NASHVILLE, Tenn. (WTVF) — A program that connects Nashville with people all across the world could be growing.
A large delegation from the Kurdistan region of Iraq is currently visiting Nashville. The group consists of elected officials and residents, and they have been touring the city and meeting with elected officials. With the help of a translator, the Governor of Erbil made his pitch to Metro Council members at Tuesday's meeting.
"We are here as the first city from the Middle East to form a sister city partnership with city of Nashville," he said. "We are trying to implement the values of human rights and democracy, and we want your help."
Nashville currently has nine Sister Cities across the globe — Belfast, Northern Ireland; Caen, France; Edmonton, Canada; Kamakura, Japan; Magdeburg, Germany; Mendoza, Argentina; Chengdu, China; Taiyuan, China and Tamworth, Australia.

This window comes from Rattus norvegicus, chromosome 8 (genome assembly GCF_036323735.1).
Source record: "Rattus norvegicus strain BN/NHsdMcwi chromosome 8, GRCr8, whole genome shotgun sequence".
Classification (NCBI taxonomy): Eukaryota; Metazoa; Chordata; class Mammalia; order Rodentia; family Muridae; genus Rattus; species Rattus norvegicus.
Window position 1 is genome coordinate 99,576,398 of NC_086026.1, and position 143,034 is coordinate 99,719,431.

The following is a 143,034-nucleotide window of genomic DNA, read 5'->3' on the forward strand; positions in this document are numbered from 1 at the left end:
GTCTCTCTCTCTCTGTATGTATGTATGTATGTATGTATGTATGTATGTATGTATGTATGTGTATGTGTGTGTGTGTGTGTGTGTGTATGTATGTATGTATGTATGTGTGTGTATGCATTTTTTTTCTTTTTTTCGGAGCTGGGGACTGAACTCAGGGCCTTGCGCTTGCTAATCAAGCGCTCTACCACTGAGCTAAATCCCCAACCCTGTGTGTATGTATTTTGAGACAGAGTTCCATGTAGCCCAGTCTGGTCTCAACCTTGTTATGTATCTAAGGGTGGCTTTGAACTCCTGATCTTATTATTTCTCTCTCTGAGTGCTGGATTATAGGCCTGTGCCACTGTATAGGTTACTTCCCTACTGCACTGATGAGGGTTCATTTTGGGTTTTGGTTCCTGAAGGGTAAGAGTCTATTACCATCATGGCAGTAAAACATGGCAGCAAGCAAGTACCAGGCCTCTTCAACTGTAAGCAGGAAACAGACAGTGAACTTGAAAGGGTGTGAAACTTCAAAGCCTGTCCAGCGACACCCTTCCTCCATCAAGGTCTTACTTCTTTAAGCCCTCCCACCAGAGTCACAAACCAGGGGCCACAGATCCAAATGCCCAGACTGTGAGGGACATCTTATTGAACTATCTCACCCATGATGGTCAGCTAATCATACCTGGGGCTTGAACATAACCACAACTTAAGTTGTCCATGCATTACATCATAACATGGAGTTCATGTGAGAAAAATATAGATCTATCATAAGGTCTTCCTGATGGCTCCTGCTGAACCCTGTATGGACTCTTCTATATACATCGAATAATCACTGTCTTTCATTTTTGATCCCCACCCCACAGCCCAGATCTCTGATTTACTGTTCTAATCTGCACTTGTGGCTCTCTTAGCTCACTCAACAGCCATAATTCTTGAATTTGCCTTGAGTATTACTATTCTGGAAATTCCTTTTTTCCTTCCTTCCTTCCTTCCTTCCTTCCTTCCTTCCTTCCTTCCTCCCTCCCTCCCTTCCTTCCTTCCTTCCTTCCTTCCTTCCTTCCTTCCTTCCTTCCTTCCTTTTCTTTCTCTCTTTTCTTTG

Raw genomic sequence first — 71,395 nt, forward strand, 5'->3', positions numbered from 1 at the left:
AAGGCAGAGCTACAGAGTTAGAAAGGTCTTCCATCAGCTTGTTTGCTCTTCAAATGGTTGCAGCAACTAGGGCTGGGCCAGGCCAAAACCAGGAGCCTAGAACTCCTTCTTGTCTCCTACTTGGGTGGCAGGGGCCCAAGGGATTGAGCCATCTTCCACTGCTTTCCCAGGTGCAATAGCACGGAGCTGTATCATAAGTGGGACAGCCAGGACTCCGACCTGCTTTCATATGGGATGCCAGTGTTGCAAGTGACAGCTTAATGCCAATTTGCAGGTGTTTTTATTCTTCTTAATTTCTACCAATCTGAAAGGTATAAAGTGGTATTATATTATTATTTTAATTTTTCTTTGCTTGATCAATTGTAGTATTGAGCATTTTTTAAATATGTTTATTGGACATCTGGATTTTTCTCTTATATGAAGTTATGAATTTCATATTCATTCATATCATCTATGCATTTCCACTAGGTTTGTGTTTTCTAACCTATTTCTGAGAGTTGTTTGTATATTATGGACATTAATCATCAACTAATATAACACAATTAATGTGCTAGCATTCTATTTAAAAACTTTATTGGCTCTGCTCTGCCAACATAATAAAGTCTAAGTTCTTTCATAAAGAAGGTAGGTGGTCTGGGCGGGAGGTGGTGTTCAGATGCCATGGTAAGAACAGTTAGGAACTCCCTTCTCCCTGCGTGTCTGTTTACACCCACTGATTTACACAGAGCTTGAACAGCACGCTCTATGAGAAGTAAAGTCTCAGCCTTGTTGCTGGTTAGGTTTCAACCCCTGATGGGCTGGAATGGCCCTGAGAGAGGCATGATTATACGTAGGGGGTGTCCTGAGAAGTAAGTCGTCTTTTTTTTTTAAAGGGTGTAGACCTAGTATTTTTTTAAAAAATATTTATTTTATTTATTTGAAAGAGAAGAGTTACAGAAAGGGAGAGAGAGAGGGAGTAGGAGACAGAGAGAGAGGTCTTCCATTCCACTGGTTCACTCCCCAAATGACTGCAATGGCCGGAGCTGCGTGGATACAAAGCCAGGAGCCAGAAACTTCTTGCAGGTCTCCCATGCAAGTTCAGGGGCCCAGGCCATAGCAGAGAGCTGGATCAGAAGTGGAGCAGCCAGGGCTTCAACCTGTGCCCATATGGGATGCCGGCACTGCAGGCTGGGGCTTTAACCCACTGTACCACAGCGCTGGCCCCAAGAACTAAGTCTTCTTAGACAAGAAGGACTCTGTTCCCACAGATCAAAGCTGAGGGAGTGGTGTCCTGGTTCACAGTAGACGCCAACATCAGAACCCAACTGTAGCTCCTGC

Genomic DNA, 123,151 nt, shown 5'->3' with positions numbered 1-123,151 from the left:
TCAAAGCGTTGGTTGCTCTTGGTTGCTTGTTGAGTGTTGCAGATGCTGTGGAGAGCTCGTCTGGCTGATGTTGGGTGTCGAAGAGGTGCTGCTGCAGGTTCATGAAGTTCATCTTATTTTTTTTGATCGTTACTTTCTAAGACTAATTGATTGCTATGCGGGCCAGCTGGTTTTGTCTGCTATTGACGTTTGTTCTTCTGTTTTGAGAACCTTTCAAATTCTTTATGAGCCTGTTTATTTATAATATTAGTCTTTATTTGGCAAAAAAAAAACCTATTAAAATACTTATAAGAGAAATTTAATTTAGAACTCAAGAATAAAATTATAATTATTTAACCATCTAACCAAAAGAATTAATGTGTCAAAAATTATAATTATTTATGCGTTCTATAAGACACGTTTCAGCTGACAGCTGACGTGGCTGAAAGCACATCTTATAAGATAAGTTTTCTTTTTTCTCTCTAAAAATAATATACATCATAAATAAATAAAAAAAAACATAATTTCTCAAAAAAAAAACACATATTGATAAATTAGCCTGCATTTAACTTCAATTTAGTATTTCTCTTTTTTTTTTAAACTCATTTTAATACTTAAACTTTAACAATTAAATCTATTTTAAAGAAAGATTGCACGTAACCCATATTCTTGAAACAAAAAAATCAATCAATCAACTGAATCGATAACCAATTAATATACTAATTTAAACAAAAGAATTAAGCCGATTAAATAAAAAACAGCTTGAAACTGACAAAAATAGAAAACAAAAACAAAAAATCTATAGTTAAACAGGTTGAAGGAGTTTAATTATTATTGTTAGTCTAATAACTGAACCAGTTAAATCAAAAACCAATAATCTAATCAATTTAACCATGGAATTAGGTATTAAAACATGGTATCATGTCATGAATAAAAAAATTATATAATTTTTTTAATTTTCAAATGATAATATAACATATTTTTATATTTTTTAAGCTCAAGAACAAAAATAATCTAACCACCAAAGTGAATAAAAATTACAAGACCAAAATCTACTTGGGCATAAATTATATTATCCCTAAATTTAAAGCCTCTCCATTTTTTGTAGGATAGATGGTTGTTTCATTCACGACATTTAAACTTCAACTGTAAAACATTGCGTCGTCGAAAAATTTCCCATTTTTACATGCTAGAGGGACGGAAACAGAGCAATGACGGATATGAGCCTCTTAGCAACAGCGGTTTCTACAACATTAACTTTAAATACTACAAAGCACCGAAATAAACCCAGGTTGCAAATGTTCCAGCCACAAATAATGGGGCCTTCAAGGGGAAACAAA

Supporters said it makes sense to add a partner in the Middle East.
"More Kurdish people live here than anywhere else outside of Kurdistan," said Patsy Cottrell, a board member with Sister Cities of Nashville. "They make huge contributions to our city, so there is a real connection."
Sister Cities International was created by President Eisenhower in 1956. The mission says the program creates relationships based on cultural, educational, information and trade exchanges, and creates lifelong friendships that provide prosperity and peace.
In order for Erbil to become an official Sister City, the Sister Cities of Nashville Board has to sign off on the proposal, and the Mayor and Metro Council have to approve the agreement as well.
While the process is still underway, members of the visiting delegation said they felt like things were off to a strong start.
"There’s lots of similarities, common ground between Erbil and Nashville," said Krmanji Othman, the Ministry of Justice for Kurdistan Regional Government – Iraq. "It will be a great starting point to expand exchanging of culture."
After leaving Nashville, the Kurdish delegation was going to visit Washington, D.C. Nashville Vice Mayor Jim Shulman said the city would also work on sending a delegation to visit Erbil.